In the short story, “Cathedral,” the point of view is that of the husband, the narrator of this story. There are three main characters in this short story; the husband, who maintains his ambivalence, disdain, and possible fear of the blind man, as he is unable to understand and struggles with sharing his feelings; the wife, whom throughout the story is accepting of the blind man, and has grown close to him over time through their unique contacts from the beginning to the end; and the blind man, whom had just lost his wife, came to their home to visit, and appears to have an uncanny ability to accept those around him, as well as to guide and show people parts of themselves they didn’t know they could experience. Had this story been from one of the other character’s point of view, the theme of the story potentially could have been completely different.
Each character in this story presents a different theme using their point of view. The narrator had a very narrow point of view- one that contained skepticism, suspicion, and even a hint of disdain directed at his wife and her relationship with the blind man. Mainly, he did not understand the importance of his wife’s relationship with the man, nor the depth of their friendship- as the man is unable to see, thus the husband is unable to understand the connection. As the story ended, the man was able to discover the depth and uniqueness in a relationship with the blind man after drawing the cathedral. The man also realized that seeing isn’t necessarily everything; some things can be “seen” with your eyes closed. The theme of this story is kept alive by the point of view of the narrator, as the character slowly develops from completely rejecting the notion of the blind man, ambivalence about acceptance, and in the end, full understanding of the value of the relationship.
Men & Women: A Cross Cultural Relationship In the Story How to Talk to a Hunter, Pam Houston makes many assumptions about the differences between what men and women expect from a relationship. The relationships men and women hold can almost be viewed as cross cultural in nature. In this story Houston elegantly mimics an average relationship and the problems and differences that arise. Women ...
The point of view makes this story “come alive” as the reader experiences the inner turmoil, ambivalence, and overall change within the particular character. Each character’s point of view is significantly different, thus the same story would have been told very differently depending on the character chosen. The character of the narrator developed throughout this story and the theme “don’t judge a book by its cover” comes to mind. The narrator made assumptions about the blind man based on his own biases; mainly centered around his relationships based on his experiences. If this story would have simply been told from an outside perspective, we would have never been privy to the internal dialogue within the narrator, including his biases, feelings, and thoughts that are not outwardly spoken. By the point of view of this story, we are able to not only see the world through the particular character’s point of view, but also able to come to our own conclusions regarding the events within the story. During this short story, I watched the internal feelings and thoughts of the narrator change as the story progressed. In the beginning, he discussed the history of his wife’s relationship with the blind man, including his lack of experience and judgment towards the blind man, even though he had never met him.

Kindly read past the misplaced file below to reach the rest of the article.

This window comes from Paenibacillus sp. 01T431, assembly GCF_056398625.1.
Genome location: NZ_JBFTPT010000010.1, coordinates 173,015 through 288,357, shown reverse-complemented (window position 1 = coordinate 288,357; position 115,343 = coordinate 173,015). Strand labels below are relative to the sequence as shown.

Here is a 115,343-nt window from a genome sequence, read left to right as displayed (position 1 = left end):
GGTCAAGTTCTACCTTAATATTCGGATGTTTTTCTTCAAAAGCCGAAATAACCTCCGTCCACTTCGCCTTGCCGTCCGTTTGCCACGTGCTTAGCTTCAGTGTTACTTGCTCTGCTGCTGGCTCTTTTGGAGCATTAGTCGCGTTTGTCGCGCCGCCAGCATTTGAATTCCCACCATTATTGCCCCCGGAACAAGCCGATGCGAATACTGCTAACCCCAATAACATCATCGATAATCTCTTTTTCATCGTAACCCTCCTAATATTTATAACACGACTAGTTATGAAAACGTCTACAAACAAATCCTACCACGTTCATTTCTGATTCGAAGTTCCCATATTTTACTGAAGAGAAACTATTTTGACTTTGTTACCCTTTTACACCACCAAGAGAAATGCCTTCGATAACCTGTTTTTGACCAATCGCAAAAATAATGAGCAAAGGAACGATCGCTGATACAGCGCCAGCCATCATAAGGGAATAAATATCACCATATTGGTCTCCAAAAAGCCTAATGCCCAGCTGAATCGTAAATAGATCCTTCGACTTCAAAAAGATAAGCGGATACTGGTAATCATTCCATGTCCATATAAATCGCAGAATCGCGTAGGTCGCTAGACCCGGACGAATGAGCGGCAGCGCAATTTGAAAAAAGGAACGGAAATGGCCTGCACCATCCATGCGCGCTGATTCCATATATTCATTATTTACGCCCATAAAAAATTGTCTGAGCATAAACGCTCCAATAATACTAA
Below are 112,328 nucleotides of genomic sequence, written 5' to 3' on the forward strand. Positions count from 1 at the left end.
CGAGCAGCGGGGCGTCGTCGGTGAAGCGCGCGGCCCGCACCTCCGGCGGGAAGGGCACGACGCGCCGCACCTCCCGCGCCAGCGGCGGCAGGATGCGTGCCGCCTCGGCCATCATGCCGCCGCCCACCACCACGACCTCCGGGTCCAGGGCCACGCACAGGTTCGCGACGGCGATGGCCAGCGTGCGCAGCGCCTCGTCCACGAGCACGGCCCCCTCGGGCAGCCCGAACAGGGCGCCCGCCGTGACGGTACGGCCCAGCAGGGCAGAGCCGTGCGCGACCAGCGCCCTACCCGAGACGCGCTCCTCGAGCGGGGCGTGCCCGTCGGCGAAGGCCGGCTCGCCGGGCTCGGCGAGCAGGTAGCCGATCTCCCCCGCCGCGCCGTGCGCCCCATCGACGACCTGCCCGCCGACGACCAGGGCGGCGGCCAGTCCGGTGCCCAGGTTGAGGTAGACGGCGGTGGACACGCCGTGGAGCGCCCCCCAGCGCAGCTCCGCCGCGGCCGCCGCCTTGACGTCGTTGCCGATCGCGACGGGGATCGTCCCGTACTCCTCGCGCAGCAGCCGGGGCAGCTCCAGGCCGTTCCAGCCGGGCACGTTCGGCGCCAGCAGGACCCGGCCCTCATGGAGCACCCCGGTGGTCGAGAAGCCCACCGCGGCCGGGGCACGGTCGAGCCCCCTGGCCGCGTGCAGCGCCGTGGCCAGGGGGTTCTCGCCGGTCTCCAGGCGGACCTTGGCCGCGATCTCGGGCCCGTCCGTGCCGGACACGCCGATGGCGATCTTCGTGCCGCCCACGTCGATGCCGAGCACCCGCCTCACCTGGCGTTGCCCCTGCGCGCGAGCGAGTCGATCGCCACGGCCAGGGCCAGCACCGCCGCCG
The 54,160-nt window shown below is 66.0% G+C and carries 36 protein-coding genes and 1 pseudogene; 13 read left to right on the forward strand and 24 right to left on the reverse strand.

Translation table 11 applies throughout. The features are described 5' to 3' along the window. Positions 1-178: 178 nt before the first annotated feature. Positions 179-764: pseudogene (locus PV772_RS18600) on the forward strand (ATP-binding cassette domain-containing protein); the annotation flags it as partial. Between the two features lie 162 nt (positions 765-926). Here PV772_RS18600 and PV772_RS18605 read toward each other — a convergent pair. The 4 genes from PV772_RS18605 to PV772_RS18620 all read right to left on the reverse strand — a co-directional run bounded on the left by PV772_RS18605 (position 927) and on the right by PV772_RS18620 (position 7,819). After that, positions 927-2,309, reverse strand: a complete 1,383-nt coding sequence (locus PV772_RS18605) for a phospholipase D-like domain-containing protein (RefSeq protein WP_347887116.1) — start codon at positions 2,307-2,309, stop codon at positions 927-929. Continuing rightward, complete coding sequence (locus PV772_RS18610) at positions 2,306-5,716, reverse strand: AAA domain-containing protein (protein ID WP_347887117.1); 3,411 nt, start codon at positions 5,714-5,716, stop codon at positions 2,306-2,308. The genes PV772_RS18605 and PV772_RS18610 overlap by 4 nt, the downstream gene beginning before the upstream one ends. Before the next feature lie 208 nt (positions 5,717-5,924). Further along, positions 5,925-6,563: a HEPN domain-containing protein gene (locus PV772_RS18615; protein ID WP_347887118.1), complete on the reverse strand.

He expressed astonishment at his wife’s decision to allow him to touch her face during one of their encounters, and sometimes appeared to be threatened by his wife’s relationship with the blind man. He expressed nervousness about the man visiting their home, and made some comments to the man that could be perceived as insulting. The blind man showed unconditional acceptance with the narrator, as well as the narrator discovering some similarities between them. At the end, the man was given the opportunity to “teach” the blind man how a Cathedral looked, and allowed the blind man to touch his hands and help him draw, much to his wife’s dismay. In the end, it appeared the man had connected with the blind man as his wife had many years ago.
In “Good Man is Hard to Find” the main character of the story is a grandmother. At first she seems to be a usual grandmother who still thinks that her son is a little boy and he has to do what she wants him, even thought he is a grown up man. She wants to be right all the time and she knows everything. When you look closer she becomes very selfish, pushy and manipulative person. From the first ...
Another theme central to this story is the inability of the man to share his feelings. He seems to express disdain and cynicism throughout the story, in an effort to disguise his fear, jealousy, and contempt towards both is wife and the blind man. As this story progresses, the man begins to open up more, especially after drinking some alcohol and smoking some marijuana. He opens up to the blind man while his wife is sleeping, and allows himself to feel vulnerable and guided. In the end, the man learns a valuable lesson taught by the blind man.